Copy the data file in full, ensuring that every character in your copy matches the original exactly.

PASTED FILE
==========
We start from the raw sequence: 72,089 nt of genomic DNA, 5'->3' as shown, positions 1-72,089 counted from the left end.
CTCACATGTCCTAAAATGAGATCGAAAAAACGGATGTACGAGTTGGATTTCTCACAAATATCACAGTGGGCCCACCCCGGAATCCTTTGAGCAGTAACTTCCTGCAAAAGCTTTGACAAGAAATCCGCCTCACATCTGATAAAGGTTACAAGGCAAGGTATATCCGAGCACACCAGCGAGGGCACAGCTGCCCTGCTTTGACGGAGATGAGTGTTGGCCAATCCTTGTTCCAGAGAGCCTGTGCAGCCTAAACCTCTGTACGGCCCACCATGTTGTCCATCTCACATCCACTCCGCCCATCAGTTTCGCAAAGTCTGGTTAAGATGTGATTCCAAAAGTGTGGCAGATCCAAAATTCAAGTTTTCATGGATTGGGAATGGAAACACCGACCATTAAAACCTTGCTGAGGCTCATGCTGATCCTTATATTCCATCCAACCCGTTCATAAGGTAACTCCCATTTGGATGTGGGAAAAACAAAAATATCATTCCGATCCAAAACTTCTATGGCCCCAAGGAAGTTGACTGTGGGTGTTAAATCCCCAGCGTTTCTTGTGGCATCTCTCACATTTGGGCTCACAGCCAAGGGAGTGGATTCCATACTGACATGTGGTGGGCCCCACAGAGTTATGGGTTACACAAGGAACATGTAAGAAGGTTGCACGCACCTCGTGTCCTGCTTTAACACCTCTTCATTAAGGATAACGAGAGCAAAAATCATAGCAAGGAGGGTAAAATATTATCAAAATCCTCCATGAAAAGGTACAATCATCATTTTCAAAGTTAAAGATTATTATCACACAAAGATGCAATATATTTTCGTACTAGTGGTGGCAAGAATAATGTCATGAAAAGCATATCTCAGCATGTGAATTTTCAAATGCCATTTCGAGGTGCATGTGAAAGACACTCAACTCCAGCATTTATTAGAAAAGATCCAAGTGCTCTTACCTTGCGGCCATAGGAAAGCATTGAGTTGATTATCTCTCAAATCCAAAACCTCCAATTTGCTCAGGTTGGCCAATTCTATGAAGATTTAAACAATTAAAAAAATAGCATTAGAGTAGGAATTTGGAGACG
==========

We start from the raw sequence: 72,089 nt of genomic DNA, 5'->3' as shown, positions 1-72,089 counted from the left end.
CTCACATGTCCTAAAATGAGATCGAAAAAACGGATGTACGAGTTGGATTTCTCACAAATATCACAGTGGGCCCACCCCGGAATCCTTTGAGCAGTAACTTCCTGCAAAAGCTTTGACAAGAAATCCGCCTCACATCTGATAAAGGTTACAAGGCAAGGTATATCCGAGCACACCAGCGAGGGCACAGCTGCCCTGCTTTGACGGAGATGAGTGTTGGCCAATCCTTGTTCCAGAGAGCCTGTGCAGCCTAAACCTCTGTACGGCCCACCATGTTGTCCATCTCACATCCACTCCGCCCATCAGTTTCGCAAAGTCTGGTTAAGATGTGATTCCAAAAGTGTGGCAGATCCAAAATTCAAGTTTTCATGGATTGGGAATGGAAACACCGACCATTAAAACCTTGCTGAGGCTCATGCTGATCCTTATATTCCATCCAACCCGTTCATAAGGTAACTCCCATTTGGATGTGGGAAAAACAAAAATATCATTCCGATCCAAAACTTCTATGGCCCCAAGGAAGTTGACTGTGGGTGTTAAATCCCCAGCGTTTCTTGTGGCATCTCTCACATTTGGGCTCACAGCCAAGGGAGTGGATTCCATACTGACATGTGGTGGGCCCCACAGAGTTATGGGTTACACAAGGAACATGTAAGAAGGTTGCACGCACCTCGTGTCCTGCTTTAACACCTCTTCATTAAGGATAACGAGAGCAAAAATCATAGCAAGGAGGGTAAAATATTATCAAAATCCTCCATGAAAAGGTACAATCATCATTTTCAAAGTTAAAGATTATTATCACACAAAGATGCAATATATTTTCGTACTAGTGGTGGCAAGAATAATGTCATGAAAAGCATATCTCAGCATGTGAATTTTCAAATGCCATTTCGAGGTGCATGTGAAAGACACTCAACTCCAGCATTTATTAGAAAAGATCCAAGTGCTCTTACCTTGCGGCCATAGGAAAGCATTGAGTTGATTATCTCTCAAATCCAAAACCTCCAATTTGCTCAGGTTGGCCAATTCTATGAAGATTTAAACAATTAAAAAAATAGCATTAGAGTAGGAATTTGGAGACG